Would you willingly die for your faith? It is a difficult question to answer until we are actually faced with that predicament. The term “martyr” has developed negative connotations in recent years due to terrorists who perpetrated murderous acts in the name of their “God.” Suicide bombers kill themselves in order to inflict as much murder and chaos as possible. They consider themselves martyrs, but they are not. They have committed suicide and have killed themselves. This is not a true act of martyrdom. Rather, it is an act of hatred, murder, the murdering of one’s self, as well as the murdering others. True martyrs are killed by others because they refuse to relinquish their faith. The motivation of Christian martyrs is their love for Christ, and their desire to remain faithful to Him.
The foundations of the Christian Church have been established by the blood of martyred Saints who refused to deny Christ, beginning with the Apostles. During the first 300 years of the fledgling faith, tens of thousands of Christians were executed for refusing to offer a sacrifice to a pagan god. These were acts of faithfulness and courage, especially because the Christian martyrs endured horrific suffering. Many were tortured before being executed, and the manners of death were cruel and painful, such as crucifixion, being boiled in oil, flayed or whipped to death, stoned, dragged by horses or subjected to being attacked by wild animals publicly for sport in the Colosseum. The women were also often raped and prostituted. These martyrs were committed to Christ and are the heroes of our faith. Their deaths inspired others to convert to Christianity. In fact, it only took about 300 years for Christianity, which was despised and persecuted, to finally be declared the official religion of the Roman Empire. This movement change the world.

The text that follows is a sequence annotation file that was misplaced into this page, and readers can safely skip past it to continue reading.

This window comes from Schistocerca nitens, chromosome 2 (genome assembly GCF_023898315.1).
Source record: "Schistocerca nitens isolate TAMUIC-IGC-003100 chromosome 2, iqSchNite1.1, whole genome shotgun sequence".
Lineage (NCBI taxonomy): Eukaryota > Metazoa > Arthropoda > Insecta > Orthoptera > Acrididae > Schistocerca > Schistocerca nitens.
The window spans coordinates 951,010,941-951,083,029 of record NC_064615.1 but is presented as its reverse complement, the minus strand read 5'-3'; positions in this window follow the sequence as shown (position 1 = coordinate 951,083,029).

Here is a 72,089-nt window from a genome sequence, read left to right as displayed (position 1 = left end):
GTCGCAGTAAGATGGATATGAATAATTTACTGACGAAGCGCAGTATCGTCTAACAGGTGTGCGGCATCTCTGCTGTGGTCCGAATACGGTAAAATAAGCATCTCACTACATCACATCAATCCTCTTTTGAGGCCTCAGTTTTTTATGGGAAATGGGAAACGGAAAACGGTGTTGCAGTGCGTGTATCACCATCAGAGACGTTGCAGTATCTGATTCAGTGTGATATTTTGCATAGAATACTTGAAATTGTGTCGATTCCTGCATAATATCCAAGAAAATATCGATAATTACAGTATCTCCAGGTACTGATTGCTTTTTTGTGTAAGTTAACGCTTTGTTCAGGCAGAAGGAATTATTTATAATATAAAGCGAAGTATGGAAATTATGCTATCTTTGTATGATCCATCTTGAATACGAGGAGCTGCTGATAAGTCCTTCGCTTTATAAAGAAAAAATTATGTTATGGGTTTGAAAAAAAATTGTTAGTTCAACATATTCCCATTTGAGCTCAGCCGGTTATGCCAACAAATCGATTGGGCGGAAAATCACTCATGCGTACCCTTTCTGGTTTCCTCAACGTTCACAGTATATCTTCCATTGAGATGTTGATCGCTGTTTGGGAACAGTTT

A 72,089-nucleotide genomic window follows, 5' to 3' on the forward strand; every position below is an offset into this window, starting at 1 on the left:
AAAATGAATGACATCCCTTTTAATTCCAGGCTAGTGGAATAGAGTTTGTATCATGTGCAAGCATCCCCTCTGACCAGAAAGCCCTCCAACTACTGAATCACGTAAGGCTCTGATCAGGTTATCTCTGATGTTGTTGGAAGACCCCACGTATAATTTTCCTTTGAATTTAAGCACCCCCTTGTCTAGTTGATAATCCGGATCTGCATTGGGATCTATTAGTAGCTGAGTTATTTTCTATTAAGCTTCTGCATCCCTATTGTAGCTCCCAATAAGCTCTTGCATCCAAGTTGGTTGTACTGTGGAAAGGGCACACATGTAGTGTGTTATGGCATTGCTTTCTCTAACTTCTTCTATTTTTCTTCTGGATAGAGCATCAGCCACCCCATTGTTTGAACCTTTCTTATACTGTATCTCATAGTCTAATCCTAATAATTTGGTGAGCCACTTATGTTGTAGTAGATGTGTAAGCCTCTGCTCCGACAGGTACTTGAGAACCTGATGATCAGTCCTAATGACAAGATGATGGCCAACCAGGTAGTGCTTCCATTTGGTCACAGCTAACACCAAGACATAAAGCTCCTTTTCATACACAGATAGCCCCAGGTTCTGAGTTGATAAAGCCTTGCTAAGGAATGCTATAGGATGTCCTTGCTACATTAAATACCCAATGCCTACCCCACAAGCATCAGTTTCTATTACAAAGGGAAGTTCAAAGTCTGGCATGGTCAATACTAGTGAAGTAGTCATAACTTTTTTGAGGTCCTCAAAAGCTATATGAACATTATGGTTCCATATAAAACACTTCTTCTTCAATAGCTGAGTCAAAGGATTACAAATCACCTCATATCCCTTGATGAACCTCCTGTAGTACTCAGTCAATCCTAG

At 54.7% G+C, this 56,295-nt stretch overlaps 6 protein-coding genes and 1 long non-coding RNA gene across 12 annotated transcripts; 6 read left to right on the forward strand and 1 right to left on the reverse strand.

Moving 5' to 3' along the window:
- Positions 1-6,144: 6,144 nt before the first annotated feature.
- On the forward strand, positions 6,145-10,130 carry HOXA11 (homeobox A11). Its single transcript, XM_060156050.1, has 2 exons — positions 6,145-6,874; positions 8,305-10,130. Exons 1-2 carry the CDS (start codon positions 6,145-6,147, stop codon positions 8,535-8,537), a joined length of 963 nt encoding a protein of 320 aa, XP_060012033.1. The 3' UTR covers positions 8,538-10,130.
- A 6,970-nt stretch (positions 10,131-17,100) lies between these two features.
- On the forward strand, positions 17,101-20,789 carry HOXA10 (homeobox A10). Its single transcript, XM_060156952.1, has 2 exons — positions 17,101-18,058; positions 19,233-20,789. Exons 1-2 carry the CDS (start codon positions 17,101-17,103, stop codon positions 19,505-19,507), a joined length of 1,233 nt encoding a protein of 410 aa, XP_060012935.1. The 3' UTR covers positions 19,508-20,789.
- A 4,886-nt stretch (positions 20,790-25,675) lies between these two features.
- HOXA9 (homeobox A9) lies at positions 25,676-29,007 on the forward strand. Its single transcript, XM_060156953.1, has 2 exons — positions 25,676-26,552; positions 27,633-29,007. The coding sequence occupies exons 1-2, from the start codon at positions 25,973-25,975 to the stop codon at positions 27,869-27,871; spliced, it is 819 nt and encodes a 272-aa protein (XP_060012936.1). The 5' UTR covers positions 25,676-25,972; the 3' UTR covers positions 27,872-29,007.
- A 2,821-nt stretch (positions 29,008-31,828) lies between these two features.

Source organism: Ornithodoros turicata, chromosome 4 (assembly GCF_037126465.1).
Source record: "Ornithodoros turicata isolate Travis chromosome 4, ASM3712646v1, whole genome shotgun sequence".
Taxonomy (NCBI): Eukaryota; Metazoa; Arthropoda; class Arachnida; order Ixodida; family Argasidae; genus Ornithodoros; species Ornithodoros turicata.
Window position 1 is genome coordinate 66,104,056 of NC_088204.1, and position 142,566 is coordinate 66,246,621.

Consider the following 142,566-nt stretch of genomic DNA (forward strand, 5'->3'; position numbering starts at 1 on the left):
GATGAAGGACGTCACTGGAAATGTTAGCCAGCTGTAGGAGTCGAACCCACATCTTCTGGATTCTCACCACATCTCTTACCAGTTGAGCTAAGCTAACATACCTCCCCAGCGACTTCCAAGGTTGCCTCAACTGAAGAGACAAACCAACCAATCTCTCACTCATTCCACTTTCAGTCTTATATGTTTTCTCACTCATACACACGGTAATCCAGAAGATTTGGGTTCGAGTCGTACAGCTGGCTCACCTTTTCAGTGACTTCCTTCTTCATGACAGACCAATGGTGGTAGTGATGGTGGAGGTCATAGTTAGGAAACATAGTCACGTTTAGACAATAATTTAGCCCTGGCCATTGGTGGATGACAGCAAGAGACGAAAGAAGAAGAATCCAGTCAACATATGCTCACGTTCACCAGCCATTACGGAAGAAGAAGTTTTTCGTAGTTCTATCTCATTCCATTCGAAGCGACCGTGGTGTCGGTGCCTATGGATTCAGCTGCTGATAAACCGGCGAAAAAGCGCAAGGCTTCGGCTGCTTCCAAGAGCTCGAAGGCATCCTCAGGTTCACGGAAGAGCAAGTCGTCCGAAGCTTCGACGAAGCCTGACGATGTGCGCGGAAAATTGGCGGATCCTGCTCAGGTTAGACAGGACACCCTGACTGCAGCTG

The following story of the 40 Holy Martyrs of Sebaste who are commemorated on March 9 by Eastern Orthodox Christians is just one account, which inspired many early Christians to convert to the faith (retrieved from https://oca.org/saints/lives/2015/03/09/100706-40-holy-martyrs-of-sebaste):
In the year 313 Saint Constantine the Great issued an edict granting Christians religious freedom, and officially recognizing Christianity as equal with paganism under the law. But his co-ruler Licinius was a pagan, and he decided to stamp out Christianity in his part of the Empire. As Licinius prepared his army to fight Constantine, he decided to remove Christians from his army, fearing mutiny.
One of the military commanders of that time in the Armenian city of Sebaste was Agricola, a zealous champion of idolatry. Under his command was a company of forty Cappadocians, brave soldiers who had distinguished themselves in many battles. When these Christian soldiers refused to offer sacrifice to the pagan gods, Agricola locked them up in prison. The soldiers occupied themselves with prayer and psalmody, and during the night they heard a voice saying, “Persevere until the end, then you shall be saved.”
On the following morning, the soldiers were again taken to Agricola. This time the pagan tried flattery. He began to praise their valor, their youth and strength, and once more he urged them to renounce Christ and thereby win themselves the respect and favor of their emperor.